greetings from the alps!! today we left salzburg and arrived in the tiny town of mittersill, austria, which is surrounded by the biggest and handsomest mountains i ever did see. we are so full on cake and knödel and rye bread and i have forgotten what vegetables taste like. we are having the most wonderful time!
i believe there is a sauna at our hotel so we're off to do some research on that! but more on our honeymoon soon :)
for now, cake!
may we all give a round of applause to the power couple that is matcha and black sesame? they go so swimmingly well together in sweet green tea and nutty sesame glory, and they even look good together, in that dark but whimsical way. to the designer that creates a matcha and black sesame inspired dress, can i be your friend?
let's take a look at some of matcha and black sesame's recent appearances:
buttermilk matcha rolls with black sesame filling aka the star of my next brunch party!
black sesame vertical cake roll with matcha mochi completely mind blowing.
matcha + black sesame mousse cake it almost looks too perfect to eat.
black sesame cake with matcha frosting as if these mini cakes just swapped their outfits.
matcha panna cotta with sesame brittle such daintiness!
matcha cake with black sesame frosting and brittle beautiful!!!
do you see what i mean? look out, blake lively and ryan reynolds.
here we have mini cakes and medium cakes. the mini cakes were made in their typical mini cake way, with 2 1/2-inch circles stacked with a blob of frosting piped in the middle. and the medium cakes were made using a newer-to-me technique that's based on momofuku milk bar's cake decorating technique, with of course further inspiration from graham and his cake to end all cakes. with this technique, you are supposed to use a cake ring and some acetate to create sort of a tube that you fill with layers of cake and frosting before freezing and then removing from the ring. (specific steps are here.) but i spent about 20 minutes too many searching for the perfect cake ring online before deciding to just make my own by way of a 28-ounce tomato can. so i removed both ends of the can, (made tomato soup), and then used the can to cut out a few cake circles. instead of using acetate i lined the inside of the can with parchment, and then set it on a plate before pressing some cake down into it and piping in some frosting between the layers. i froze my can of cake for a few hours before removing the can and the parchment. it was so much fun! i highly recommend it.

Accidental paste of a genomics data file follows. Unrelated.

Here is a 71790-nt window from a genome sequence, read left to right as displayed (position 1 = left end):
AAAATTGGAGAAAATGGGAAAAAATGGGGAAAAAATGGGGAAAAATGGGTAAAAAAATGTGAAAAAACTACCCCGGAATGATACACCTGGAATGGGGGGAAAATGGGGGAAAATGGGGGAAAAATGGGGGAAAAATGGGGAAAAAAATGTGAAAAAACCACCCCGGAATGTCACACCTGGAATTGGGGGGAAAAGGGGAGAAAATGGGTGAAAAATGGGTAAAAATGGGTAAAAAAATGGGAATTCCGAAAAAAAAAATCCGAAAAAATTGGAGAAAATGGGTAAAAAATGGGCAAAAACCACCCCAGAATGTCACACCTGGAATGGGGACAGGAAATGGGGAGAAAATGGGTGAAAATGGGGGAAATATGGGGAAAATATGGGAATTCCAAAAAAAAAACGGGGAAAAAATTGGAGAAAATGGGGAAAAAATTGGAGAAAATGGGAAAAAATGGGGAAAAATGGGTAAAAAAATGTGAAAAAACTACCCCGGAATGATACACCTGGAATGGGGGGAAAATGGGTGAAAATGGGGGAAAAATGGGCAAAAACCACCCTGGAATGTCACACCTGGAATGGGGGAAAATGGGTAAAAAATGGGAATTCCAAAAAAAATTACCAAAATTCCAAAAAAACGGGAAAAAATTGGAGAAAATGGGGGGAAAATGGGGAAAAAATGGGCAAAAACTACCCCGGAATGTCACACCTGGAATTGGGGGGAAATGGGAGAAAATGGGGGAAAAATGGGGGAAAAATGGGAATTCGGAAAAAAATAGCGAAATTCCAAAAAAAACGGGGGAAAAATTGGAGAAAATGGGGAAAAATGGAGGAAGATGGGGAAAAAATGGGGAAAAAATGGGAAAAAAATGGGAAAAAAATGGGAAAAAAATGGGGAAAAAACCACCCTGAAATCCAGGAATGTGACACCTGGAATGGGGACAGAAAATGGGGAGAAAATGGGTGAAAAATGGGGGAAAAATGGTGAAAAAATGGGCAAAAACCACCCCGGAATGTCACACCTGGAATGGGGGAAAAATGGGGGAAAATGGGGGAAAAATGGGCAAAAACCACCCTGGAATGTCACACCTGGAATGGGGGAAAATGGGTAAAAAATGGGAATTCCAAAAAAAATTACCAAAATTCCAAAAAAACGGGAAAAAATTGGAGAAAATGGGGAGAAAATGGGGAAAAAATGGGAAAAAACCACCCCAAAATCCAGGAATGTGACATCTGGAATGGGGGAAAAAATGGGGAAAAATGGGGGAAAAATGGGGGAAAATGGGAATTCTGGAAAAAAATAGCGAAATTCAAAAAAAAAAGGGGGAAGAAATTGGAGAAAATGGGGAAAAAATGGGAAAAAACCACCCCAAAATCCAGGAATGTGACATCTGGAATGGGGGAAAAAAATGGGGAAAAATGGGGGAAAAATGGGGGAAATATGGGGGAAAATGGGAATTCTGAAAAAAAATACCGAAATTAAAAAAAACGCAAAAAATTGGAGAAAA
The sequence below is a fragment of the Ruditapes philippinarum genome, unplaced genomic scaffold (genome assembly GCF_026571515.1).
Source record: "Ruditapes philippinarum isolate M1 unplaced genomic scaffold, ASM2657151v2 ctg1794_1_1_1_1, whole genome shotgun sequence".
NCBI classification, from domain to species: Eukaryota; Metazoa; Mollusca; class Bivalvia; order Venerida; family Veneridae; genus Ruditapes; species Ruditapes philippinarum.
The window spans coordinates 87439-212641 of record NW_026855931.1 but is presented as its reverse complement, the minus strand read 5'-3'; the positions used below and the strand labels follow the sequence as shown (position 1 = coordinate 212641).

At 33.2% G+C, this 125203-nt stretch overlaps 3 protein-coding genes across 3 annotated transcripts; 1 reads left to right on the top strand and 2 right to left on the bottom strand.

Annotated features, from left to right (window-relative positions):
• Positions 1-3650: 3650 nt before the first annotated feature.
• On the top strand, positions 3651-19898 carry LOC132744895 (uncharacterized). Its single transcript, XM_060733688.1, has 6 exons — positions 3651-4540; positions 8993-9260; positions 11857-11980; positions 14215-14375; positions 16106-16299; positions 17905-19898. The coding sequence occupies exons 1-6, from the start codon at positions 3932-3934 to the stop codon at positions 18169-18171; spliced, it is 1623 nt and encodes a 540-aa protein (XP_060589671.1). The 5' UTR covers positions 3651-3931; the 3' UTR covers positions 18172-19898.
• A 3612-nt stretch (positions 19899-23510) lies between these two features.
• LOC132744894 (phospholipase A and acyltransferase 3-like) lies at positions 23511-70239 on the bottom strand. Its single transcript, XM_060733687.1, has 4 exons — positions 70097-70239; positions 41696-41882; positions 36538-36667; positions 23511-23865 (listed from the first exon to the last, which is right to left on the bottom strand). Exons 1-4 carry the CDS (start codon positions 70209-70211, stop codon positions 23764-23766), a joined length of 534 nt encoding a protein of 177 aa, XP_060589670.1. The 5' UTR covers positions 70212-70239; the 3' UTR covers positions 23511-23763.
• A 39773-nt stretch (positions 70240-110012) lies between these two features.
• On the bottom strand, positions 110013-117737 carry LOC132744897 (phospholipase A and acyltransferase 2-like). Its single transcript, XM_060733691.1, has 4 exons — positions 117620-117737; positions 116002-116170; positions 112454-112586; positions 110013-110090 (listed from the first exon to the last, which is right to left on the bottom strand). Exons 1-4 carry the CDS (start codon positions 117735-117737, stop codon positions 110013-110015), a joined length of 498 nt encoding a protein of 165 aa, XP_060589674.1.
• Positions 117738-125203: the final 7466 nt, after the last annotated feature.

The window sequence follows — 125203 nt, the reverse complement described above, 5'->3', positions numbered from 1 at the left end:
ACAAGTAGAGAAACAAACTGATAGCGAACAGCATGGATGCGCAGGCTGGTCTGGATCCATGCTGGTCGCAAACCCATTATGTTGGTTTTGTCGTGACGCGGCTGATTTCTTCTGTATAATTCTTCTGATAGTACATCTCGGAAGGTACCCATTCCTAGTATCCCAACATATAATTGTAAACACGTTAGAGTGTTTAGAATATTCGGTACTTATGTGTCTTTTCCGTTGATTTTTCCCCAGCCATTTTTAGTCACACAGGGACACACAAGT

of course, if you'd like a magnum sized cake, this recipe will also work to make one 2-layer 8-inch cake.
matcha cake with black sesame buttercream
makes one 2-layer 8-inch cake, three to four 4-inch cakes, or about twelve 2 1/2-inch cakes
1 3/4 c sugar
2 1/2 c all-purpose flour
1 1/2 tsp each: baking soda, baking powder, kosher salt
2 large eggs
1 c buttermilk
1/2 c flavorless oil, like canola
1 1/2 tb vanilla extract
1/2 tsp almond extract
3/4 c boiling water
2 c unsalted butter, softened
4 2/3 c powdered sugar
6 tb toasted black sesame seeds, finely ground in a spice grinder
2 tsp vanilla extract
1/2 tsp almond extract
a pinch of kosher salt
preheat oven to 350.
for an 8-inch cake, grease two 8-inch round cake pans and line the bottoms with parchment. for medium or mini cakes, grease a half sheet pan (18" x 13") and line the bottom with parchment.
in a large bowl, whisk together all the dry ingredients. in a medium bowl, whisk together all the wet ingredients except for the boiling water. whisk the wet ingredients into the dry ingredients and then stir in the boiling water. it will be a very thin batter. pour into cake pans and bake until a toothpick inserted into the center comes out clean. begin checking for doneness at 20 minutes for a sheet pan and 28 minutes for round cakes.
if you're making a round cake, let the cakes cool in the pans for 10 minutes, and then turn the cakes onto a lightly greased cooling rack. make your frosting (below) and decorate as desired.
if you're making medium or mini cakes, it is easiest to let the large sheet cake cool fully in the pan. once it's cool, wrap it in plastic wrap and then freeze it for a few hours or overnight, until firm. cut out your circles and then decorate as desired.
use an electric mixer to beat all ingredients together until smooth.
this post is sponsored by aiya matcha! all opinions are my own.